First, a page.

zoom Following its recent inspection of test processes, Finnish engineering company Wärtsilä Corporation said that the probe revealed some defects in certain fuel consumption measurement tests conducted for marine engines in Wärtsilä Delivery Centre Trieste in Italy.Based on the current analysis, the deviations have been caused by a “limited number of personnel, who have clearly acted against work instructions and our code of conduct by influencing the test results,” Wärtsilä said.According to the company, the deviations are on average 1 percent of fuel consumption and Wärtsilä estimates that around 2 percent of all engines delivered may have been affected.“It is to be noted that the engines in question have fulfilled the regulatory and classification society requirements, and the potentially affected vessels have met sea trial requirements. According to our evaluation, the customer impact of the deviations is marginal,” the engineering firm said, adding that there was no impact on engines for power plant customers nor other operations.Wärtsilä said that it has reviewed all test procedures, and taken corrective actions where deviations have been found.The company expects that the financial impact of these irregularities are not material.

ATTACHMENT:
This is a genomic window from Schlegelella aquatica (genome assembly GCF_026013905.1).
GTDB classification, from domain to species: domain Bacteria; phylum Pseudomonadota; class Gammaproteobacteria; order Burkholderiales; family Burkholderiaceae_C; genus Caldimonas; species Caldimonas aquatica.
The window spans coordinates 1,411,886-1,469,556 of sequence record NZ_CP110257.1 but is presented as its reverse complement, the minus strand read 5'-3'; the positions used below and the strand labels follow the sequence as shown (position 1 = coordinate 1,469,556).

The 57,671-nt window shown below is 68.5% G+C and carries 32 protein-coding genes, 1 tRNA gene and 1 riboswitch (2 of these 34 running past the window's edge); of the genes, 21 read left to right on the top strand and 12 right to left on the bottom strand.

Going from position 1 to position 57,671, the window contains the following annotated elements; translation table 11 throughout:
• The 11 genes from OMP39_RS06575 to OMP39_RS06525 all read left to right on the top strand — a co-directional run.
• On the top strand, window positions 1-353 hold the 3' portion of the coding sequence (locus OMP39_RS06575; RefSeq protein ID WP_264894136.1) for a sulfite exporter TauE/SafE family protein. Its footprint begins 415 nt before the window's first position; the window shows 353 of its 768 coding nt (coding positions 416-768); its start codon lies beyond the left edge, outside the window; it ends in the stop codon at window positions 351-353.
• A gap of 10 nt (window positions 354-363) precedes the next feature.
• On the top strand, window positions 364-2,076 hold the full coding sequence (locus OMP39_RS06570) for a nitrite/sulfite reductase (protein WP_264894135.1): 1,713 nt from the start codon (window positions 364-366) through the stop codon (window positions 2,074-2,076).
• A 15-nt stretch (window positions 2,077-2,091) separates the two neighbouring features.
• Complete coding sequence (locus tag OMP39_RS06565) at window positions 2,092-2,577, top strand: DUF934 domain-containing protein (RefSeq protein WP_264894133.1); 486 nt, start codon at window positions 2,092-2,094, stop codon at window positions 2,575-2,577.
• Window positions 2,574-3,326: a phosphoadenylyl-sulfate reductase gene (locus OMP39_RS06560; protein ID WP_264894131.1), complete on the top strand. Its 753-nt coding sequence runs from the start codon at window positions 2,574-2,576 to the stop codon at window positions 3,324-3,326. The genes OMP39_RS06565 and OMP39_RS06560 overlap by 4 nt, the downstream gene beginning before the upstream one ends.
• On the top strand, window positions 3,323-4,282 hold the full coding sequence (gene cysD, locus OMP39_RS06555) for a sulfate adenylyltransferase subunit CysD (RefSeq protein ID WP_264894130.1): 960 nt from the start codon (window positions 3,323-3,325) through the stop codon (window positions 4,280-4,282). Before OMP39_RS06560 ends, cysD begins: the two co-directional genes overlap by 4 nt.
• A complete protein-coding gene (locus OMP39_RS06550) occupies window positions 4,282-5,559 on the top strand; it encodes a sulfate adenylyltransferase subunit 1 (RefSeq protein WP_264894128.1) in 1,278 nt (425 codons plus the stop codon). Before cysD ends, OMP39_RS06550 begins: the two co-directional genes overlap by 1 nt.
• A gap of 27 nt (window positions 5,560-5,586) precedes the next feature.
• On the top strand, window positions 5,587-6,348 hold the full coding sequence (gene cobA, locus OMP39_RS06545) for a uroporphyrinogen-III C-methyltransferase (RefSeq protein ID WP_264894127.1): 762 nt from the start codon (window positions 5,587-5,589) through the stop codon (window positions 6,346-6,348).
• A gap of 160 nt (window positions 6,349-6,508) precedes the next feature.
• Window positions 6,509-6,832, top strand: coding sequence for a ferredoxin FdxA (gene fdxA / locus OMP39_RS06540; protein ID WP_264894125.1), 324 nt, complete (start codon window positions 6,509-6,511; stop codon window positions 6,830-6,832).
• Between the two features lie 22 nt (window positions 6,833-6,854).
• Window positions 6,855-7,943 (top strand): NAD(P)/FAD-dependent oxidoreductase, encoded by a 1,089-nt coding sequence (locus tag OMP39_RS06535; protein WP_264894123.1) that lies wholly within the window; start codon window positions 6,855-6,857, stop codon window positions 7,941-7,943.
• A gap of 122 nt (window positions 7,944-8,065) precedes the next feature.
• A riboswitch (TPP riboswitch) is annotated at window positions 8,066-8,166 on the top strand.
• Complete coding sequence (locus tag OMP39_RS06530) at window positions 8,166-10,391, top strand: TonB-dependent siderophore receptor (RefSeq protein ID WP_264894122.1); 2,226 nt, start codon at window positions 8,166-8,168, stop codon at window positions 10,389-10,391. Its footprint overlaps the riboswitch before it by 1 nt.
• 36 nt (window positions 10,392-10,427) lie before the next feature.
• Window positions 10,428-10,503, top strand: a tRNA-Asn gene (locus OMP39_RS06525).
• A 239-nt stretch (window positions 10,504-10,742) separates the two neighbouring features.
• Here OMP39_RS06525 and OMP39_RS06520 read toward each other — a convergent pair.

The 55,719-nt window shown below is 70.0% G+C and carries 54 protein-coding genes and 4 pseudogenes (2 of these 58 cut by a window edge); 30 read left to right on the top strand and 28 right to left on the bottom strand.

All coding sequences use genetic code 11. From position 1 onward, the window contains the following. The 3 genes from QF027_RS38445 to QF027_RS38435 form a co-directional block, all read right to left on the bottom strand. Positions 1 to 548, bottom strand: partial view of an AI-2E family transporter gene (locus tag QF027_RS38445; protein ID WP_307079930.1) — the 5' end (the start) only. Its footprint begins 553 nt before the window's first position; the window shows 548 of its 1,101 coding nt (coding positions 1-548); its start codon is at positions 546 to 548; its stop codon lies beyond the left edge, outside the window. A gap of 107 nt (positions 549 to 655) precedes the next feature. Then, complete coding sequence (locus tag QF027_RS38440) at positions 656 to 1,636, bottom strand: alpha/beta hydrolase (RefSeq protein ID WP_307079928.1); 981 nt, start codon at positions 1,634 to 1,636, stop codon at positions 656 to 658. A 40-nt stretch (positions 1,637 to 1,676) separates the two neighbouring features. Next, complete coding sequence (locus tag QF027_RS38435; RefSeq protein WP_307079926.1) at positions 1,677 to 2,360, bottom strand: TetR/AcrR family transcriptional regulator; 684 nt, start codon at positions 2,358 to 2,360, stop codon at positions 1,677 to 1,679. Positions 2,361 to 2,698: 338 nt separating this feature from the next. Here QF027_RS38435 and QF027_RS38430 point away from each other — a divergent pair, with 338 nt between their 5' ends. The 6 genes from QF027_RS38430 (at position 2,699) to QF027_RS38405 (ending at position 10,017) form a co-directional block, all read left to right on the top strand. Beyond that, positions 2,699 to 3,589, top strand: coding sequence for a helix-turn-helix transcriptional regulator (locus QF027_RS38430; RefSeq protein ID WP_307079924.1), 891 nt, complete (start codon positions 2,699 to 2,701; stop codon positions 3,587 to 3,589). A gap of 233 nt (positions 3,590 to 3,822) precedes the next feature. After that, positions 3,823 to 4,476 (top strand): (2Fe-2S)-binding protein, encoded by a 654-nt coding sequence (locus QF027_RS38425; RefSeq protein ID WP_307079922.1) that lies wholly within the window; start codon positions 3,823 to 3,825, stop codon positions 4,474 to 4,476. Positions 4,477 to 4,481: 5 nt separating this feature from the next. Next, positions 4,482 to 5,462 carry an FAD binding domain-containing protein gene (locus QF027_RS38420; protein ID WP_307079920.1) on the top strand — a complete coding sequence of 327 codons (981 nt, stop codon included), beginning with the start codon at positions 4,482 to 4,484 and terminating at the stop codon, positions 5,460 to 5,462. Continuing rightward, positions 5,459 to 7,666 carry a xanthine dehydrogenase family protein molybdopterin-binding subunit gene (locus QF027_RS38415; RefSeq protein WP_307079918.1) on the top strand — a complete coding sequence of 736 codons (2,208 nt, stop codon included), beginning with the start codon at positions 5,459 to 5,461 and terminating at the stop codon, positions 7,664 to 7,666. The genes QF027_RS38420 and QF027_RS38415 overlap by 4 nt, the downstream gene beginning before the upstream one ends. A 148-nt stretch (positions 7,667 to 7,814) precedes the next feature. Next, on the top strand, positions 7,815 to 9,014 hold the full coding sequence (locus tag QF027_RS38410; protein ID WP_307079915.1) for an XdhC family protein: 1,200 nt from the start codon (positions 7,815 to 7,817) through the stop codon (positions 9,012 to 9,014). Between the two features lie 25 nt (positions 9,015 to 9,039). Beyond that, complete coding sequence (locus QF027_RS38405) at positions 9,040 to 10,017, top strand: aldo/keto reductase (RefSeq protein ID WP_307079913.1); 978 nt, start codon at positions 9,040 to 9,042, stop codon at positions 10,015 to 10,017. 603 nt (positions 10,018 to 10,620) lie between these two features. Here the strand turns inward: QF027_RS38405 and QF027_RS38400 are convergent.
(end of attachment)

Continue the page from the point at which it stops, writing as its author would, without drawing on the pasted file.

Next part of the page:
The warning was issued for West Sumatra, North Sumatra and Aceh after the quake of magnitude 7.9, the National Meteorolgical Agency said, according to the Reuters news agency. The Disaster Management Centre says there is no tsunami threat to Sri Lanka following the massive quake which struck Indonesia late this evening.Indonesia issued a tsunami warning after a massive and shallow earthquake struck off the west coast of the island of Sumatra, an area hit badly by the 2004 Indian Ocean quake and tsunami. There were no immediate reports of damage or casualties but the shallower a quake, the more likely it is to cause damage. USGS originally put the magnitude at 8.2, and then 8.1, before lowering it to 7.9.Indonesia, especially Aceh, was badly hit by the Indian Ocean tsunami in 2004. The epicenter was 808 km (502 miles) southwest of Padang, the U.S. Geological Survey said. It was 10 km (six miles) deep. The country straddles the so-called “Pacific Ring of Fire”, a highly seismically active zone, where different plates on the earth’s crust meet and create a large number of earthquakes and volcanoes. (Colombo Gazette)